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Toxicity Testing in the 21st Century: A Vision and a Strategy OTHER REPORTS OF THE BOARD ON ENVIRONMENTAL STUDIES AND TOXICOLOGY Models in Environmental Regulatory Decision Making (2007) Sediment Dredging at Superfund Megasites: Assessing the Effectiveness (2007) Environmental Impacts of Wind-Energy Projects (2007) Scientific Review of the Proposed Risk Assessment Bulletin from the Office of Management and Budget (2007) Assessing the Human Health Risks of Trichloroethylene: Key Scientific Issues (2006) New Source Review for Stationary Sources of Air Pollution (2006) Human Biomonitoring for Environmental Chemicals (2006) Health Risks from Dioxin and Related Compounds: Evaluation of the EPA Reassessment (2006) Fluoride in Drinking Water: A Scientific Review of EPA’s Standards (2006) State and Federal Standards for Mobile-Source Emissions (2006) Superfund and Mining Megasites—Lessons from the Coeur d’Alene River Basin (2005) Health Implications of Perchlorate Ingestion (2005) Air Quality Management in the United States (2004) Endangered and Threatened Species of the Platte River (2004) Atlantic Salmon in Maine (2004) Endangered and Threatened Fishes in the Klamath River Basin (2004) Cumulative Environmental Effects of Alaska North Slope Oil and Gas Development (2003) Estimating the Public Health Benefits of Proposed Air Pollution Regulations (2002) Biosolids Applied to Land: Advancing Standards and Practices (2002) The Airliner Cabin Environment and Health of Passengers and Crew (2002) Arsenic in Drinking Water: 2001 Update (2001) Evaluating Vehicle Emissions Inspection and Maintenance Programs (2001) Compensating for Wetland Losses Under the Clean Water Act (2001) A Risk-Management Strategy for PCB-Contaminated Sediments (2001) Acute Exposure Guideline Levels for Selected Airborne Chemicals (five volumes, 2000-2007) Toxicological Effects of Methylmercury (2000) Strengthening Science at the U.S. Environmental Protection Agency (2000) Scientific Frontiers in Developmental Toxicology and Risk Assessment (2000) Ecological Indicators for the Nation (2000) Waste Incineration and Public Health (2000) Hormonally Active Agents in the Environment (1999) Research Priorities for Airborne Particulate Matter (four volumes, 1998-2004) The National Research Council’s Committee on Toxicology: The First 50 Years (1997) Carcinogens and Anticarcinogens in the Human Diet (1996) Upstream: Salmon and Society in the Pacific Northwest (1996) Science and the Endangered Species Act (1995) Wetlands: Characteristics and Boundaries (1995) Biologic Markers (five volumes, 1989-1995) Review of EPA's Environmental Monitoring and Assessment Program (three volumes, 1994-1995) Science and Judgment in Risk Assessment (1994)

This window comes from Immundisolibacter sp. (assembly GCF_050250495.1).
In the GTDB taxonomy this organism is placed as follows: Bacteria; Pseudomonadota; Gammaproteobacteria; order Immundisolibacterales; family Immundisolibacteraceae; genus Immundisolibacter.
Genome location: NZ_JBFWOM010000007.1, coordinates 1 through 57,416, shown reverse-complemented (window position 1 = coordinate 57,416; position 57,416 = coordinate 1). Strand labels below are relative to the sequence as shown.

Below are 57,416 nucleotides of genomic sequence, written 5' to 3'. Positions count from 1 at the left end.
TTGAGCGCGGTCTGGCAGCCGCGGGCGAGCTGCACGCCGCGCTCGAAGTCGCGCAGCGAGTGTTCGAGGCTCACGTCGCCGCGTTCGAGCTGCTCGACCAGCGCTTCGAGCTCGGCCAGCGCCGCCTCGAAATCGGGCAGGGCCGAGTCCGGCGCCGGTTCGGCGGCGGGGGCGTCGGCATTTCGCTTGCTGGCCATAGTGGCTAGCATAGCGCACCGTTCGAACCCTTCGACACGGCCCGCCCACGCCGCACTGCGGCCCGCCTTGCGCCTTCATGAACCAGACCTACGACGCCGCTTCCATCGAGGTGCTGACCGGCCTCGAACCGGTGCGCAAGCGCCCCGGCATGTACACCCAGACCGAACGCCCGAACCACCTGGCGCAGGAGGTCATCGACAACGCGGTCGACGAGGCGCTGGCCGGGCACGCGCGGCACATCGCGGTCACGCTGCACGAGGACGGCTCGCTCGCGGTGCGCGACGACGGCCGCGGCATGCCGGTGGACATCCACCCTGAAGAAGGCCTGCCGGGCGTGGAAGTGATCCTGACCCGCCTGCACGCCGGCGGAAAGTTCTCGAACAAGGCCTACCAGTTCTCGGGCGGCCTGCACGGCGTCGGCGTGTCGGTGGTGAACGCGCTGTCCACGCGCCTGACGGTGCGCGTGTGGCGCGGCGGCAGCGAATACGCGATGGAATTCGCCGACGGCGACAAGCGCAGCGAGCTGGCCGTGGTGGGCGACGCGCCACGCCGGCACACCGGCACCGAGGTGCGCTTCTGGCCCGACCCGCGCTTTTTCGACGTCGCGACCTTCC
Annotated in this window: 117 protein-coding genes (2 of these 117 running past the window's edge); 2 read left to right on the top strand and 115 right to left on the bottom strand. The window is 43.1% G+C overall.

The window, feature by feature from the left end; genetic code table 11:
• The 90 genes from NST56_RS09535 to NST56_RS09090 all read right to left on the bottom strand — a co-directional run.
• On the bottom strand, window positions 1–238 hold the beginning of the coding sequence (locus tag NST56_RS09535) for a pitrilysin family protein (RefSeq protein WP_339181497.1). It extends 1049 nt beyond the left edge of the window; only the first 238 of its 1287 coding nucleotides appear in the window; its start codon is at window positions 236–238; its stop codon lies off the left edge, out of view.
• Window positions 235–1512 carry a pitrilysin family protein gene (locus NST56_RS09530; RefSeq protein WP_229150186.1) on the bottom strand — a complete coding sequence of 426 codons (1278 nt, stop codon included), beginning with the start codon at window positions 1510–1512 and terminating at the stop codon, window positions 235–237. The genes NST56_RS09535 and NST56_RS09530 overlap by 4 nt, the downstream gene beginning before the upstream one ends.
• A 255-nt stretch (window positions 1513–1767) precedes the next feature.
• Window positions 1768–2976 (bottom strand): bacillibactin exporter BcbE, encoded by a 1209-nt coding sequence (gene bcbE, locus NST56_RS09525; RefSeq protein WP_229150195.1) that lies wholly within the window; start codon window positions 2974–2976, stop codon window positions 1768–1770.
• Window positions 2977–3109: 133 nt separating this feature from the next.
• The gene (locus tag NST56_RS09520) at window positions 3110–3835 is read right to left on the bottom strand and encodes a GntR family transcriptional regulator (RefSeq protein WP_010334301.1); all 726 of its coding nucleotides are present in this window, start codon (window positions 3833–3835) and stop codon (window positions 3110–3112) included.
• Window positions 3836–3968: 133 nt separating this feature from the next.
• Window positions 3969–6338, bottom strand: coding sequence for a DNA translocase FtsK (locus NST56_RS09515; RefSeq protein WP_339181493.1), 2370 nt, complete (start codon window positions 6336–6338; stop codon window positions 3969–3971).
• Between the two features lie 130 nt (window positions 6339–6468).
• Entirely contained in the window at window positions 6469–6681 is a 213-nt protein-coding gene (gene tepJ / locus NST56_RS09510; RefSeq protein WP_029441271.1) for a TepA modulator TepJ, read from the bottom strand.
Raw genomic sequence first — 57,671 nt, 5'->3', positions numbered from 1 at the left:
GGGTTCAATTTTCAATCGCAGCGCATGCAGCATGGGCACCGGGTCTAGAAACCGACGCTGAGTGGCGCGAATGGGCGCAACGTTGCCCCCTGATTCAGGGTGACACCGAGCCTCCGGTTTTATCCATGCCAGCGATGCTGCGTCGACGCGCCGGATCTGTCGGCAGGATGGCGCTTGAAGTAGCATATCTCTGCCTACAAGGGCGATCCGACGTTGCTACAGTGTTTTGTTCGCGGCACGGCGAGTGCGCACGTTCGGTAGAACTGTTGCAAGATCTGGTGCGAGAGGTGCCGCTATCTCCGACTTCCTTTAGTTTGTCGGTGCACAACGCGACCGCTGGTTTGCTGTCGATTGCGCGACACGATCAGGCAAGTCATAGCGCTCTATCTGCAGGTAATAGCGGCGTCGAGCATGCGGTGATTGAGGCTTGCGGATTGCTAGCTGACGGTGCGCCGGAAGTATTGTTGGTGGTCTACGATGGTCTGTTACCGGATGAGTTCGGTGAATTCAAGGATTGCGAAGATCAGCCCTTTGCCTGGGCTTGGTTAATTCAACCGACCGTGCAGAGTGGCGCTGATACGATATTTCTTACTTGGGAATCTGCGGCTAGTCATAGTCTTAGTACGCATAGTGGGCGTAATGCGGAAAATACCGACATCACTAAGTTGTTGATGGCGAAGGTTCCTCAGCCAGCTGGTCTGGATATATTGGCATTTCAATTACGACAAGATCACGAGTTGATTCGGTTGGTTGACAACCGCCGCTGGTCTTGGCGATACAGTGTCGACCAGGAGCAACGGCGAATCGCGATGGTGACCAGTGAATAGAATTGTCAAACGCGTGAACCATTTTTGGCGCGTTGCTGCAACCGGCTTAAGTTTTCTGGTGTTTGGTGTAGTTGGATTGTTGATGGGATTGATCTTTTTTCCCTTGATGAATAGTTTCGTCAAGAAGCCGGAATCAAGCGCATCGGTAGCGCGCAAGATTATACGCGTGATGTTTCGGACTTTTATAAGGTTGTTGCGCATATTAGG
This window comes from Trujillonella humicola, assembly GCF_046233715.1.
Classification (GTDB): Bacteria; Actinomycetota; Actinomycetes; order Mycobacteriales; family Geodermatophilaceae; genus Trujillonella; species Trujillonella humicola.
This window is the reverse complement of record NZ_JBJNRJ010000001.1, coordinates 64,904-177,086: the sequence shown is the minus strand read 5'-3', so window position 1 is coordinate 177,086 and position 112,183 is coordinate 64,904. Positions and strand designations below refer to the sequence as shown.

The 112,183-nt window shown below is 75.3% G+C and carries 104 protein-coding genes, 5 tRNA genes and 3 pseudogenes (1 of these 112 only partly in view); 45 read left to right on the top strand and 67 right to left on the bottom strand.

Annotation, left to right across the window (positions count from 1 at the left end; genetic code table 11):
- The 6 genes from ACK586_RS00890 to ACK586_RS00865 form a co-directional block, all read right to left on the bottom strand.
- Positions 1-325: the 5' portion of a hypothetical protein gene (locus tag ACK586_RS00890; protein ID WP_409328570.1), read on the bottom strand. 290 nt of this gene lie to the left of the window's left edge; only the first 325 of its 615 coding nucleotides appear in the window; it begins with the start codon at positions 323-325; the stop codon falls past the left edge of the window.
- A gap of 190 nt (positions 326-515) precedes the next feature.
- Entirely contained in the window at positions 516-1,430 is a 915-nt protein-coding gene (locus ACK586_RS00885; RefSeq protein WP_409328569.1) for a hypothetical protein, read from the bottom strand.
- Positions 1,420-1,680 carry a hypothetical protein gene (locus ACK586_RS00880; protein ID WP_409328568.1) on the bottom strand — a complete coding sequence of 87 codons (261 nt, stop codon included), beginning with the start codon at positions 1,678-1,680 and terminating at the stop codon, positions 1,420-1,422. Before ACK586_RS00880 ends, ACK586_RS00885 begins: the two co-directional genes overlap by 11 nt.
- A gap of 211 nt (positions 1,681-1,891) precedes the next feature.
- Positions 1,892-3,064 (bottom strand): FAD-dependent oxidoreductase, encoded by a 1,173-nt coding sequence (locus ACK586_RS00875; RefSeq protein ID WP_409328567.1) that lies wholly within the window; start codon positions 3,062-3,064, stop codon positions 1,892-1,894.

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Toxicity Testing in the 21st Century: A Vision and a Strategy Pesticides in the Diets of Infants and Children (1993) Dolphins and the Tuna Industry (1992) Science and the National Parks (1992) Human Exposure Assessment for Airborne Pollutants (1991) Rethinking the Ozone Problem in Urban and Regional Air Pollution (1991) Decline of the Sea Turtles (1990) Copies of these reports may be ordered from the National Academies Press (800) 624-6242 or (202) 334-3313 www.nap.edu